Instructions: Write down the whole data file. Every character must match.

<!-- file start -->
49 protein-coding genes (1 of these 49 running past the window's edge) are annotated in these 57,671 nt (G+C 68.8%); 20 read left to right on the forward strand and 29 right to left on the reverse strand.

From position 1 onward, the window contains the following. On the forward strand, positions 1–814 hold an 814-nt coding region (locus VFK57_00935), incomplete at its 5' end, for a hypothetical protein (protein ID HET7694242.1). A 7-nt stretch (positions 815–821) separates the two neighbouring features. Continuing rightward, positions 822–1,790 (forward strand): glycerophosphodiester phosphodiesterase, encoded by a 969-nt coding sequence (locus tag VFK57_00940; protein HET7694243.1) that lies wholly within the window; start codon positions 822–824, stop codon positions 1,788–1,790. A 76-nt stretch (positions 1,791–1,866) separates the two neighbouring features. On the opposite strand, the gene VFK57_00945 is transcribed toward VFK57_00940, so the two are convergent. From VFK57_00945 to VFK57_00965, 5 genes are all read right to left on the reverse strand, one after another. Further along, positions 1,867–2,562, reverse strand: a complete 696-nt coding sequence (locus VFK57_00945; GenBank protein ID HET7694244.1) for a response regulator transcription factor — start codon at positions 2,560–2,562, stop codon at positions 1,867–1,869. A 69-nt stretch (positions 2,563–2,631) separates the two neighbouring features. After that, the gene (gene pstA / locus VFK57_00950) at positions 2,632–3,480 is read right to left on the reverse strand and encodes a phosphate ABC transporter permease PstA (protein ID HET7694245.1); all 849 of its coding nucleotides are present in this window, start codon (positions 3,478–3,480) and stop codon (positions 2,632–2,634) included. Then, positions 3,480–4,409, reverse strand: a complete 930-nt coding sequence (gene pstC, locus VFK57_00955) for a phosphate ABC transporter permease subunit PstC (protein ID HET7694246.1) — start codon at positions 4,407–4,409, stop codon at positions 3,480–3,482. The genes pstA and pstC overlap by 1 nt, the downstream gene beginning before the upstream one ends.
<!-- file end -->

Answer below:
49 protein-coding genes (1 of these 49 running past the window's edge) are annotated in these 57,671 nt (G+C 68.8%); 20 read left to right on the forward strand and 29 right to left on the reverse strand.

From position 1 onward, the window contains the following. On the forward strand, positions 1–814 hold an 814-nt coding region (locus VFK57_00935), incomplete at its 5' end, for a hypothetical protein (protein ID HET7694242.1). A 7-nt stretch (positions 815–821) separates the two neighbouring features. Continuing rightward, positions 822–1,790 (forward strand): glycerophosphodiester phosphodiesterase, encoded by a 969-nt coding sequence (locus tag VFK57_00940; protein HET7694243.1) that lies wholly within the window; start codon positions 822–824, stop codon positions 1,788–1,790. A 76-nt stretch (positions 1,791–1,866) separates the two neighbouring features. On the opposite strand, the gene VFK57_00945 is transcribed toward VFK57_00940, so the two are convergent. From VFK57_00945 to VFK57_00965, 5 genes are all read right to left on the reverse strand, one after another. Further along, positions 1,867–2,562, reverse strand: a complete 696-nt coding sequence (locus VFK57_00945; GenBank protein ID HET7694244.1) for a response regulator transcription factor — start codon at positions 2,560–2,562, stop codon at positions 1,867–1,869. A 69-nt stretch (positions 2,563–2,631) separates the two neighbouring features. After that, the gene (gene pstA / locus VFK57_00950) at positions 2,632–3,480 is read right to left on the reverse strand and encodes a phosphate ABC transporter permease PstA (protein ID HET7694245.1); all 849 of its coding nucleotides are present in this window, start codon (positions 3,478–3,480) and stop codon (positions 2,632–2,634) included. Then, positions 3,480–4,409, reverse strand: a complete 930-nt coding sequence (gene pstC, locus VFK57_00955) for a phosphate ABC transporter permease subunit PstC (protein ID HET7694246.1) — start codon at positions 4,407–4,409, stop codon at positions 3,480–3,482. The genes pstA and pstC overlap by 1 nt, the downstream gene beginning before the upstream one ends.